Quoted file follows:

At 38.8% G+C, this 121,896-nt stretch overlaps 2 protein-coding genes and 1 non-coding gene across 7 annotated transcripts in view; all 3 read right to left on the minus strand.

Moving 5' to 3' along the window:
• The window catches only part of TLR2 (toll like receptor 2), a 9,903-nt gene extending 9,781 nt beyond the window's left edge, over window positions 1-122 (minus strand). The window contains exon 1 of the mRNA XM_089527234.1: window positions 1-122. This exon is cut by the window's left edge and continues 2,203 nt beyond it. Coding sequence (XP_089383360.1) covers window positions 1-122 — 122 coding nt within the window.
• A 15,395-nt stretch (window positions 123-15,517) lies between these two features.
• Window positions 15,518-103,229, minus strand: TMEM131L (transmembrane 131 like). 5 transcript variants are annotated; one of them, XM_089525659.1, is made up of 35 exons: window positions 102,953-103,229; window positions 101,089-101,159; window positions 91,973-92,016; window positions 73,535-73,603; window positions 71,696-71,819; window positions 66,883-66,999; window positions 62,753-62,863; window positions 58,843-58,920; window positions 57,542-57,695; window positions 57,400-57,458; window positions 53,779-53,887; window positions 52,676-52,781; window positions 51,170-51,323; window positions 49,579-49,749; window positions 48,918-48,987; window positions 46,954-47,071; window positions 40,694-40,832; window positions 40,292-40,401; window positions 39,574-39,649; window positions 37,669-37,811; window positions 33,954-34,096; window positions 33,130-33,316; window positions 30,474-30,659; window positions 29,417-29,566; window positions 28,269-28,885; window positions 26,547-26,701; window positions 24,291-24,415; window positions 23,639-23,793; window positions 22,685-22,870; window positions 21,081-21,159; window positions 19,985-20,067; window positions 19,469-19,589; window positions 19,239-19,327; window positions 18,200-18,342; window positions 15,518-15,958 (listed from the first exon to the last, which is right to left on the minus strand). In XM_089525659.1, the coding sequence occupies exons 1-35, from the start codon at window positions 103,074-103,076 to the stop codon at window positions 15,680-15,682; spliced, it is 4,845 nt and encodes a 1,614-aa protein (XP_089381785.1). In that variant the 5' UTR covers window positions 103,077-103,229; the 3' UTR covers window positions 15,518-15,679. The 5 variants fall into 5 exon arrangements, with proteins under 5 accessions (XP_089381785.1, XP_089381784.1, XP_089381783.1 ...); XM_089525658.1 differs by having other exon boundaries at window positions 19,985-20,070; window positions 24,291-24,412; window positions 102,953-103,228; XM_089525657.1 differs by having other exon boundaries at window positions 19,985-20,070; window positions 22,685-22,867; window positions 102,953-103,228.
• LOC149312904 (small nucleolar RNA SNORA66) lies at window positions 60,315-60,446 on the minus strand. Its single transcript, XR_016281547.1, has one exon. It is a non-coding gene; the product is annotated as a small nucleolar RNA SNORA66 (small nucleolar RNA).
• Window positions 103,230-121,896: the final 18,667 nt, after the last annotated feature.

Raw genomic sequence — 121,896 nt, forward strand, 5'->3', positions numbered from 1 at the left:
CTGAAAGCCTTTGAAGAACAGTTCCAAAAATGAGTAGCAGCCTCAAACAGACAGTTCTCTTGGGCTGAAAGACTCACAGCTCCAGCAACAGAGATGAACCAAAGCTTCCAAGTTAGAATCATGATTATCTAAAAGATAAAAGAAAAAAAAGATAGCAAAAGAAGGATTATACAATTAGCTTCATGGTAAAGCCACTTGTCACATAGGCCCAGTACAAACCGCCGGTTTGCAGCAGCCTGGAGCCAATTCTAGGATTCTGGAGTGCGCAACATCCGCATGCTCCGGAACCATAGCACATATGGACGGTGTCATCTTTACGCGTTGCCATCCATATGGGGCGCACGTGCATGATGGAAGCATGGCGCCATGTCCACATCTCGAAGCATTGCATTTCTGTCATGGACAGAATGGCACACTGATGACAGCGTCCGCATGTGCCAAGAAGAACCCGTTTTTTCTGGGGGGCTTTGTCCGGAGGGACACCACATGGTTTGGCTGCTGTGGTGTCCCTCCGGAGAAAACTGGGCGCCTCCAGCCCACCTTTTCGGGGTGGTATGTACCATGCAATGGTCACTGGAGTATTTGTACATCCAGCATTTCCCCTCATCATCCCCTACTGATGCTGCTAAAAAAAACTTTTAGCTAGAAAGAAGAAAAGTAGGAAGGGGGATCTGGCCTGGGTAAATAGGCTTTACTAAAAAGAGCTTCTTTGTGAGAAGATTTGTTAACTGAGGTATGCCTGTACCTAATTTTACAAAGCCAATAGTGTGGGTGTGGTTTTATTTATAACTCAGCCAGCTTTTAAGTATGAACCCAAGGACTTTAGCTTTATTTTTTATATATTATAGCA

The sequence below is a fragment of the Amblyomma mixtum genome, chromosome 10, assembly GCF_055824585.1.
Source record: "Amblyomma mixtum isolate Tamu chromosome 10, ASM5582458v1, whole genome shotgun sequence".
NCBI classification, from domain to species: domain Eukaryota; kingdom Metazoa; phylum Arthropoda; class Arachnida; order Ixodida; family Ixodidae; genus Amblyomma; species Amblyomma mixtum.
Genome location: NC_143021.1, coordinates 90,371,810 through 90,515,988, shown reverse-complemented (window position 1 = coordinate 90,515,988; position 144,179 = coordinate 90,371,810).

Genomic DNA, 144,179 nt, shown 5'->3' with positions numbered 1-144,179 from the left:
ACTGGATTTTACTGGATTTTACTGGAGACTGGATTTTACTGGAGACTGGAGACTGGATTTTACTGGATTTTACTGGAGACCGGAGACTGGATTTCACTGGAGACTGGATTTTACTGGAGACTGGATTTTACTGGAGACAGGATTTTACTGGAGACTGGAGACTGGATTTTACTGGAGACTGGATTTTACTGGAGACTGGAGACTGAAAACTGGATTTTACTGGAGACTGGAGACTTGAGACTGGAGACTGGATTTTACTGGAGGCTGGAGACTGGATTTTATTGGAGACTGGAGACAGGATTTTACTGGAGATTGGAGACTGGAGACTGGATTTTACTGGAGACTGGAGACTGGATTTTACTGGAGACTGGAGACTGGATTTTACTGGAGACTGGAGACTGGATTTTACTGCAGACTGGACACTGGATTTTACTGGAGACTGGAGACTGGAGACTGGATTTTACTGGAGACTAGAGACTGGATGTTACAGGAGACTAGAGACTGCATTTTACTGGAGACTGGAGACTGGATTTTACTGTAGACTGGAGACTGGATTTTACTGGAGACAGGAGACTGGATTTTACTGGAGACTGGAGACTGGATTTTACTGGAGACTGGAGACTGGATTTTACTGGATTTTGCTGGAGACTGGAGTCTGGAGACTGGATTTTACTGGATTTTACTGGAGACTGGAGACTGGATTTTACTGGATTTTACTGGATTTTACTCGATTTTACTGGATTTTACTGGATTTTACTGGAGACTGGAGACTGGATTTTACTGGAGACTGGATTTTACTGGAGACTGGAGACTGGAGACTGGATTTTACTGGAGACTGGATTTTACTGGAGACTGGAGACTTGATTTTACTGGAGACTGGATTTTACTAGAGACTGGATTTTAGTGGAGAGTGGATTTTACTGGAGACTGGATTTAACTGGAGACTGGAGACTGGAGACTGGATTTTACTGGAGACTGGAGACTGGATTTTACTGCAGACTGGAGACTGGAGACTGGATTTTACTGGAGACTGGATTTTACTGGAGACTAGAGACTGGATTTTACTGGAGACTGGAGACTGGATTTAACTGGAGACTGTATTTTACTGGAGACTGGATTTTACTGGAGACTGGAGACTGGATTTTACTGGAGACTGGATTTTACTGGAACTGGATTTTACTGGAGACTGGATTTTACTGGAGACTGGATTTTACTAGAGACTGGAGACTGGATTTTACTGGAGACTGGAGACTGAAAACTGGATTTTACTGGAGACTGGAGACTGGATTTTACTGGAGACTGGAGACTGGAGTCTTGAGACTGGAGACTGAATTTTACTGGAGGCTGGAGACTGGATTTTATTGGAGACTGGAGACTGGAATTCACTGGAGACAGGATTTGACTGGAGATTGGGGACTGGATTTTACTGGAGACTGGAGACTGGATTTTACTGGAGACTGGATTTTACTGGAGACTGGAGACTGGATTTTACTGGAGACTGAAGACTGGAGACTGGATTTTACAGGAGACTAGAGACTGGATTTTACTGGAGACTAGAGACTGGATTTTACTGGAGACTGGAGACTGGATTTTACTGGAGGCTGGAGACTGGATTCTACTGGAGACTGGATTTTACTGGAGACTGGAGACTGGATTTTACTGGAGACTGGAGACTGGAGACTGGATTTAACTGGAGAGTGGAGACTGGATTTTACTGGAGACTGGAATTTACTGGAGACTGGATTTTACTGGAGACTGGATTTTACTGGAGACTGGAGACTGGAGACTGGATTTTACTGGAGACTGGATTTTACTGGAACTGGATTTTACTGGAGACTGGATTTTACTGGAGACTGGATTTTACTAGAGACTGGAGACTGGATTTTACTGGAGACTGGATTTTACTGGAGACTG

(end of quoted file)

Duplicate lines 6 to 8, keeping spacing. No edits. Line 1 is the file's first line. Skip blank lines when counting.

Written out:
• LOC149312904 (small nucleolar RNA SNORA66) lies at window positions 60,315-60,446 on the minus strand. Its single transcript, XR_016281547.1, has one exon. It is a non-coding gene; the product is annotated as a small nucleolar RNA SNORA66 (small nucleolar RNA).
• Window positions 103,230-121,896: the final 18,667 nt, after the last annotated feature.

Raw genomic sequence — 121,896 nt, forward strand, 5'->3', positions numbered from 1 at the left: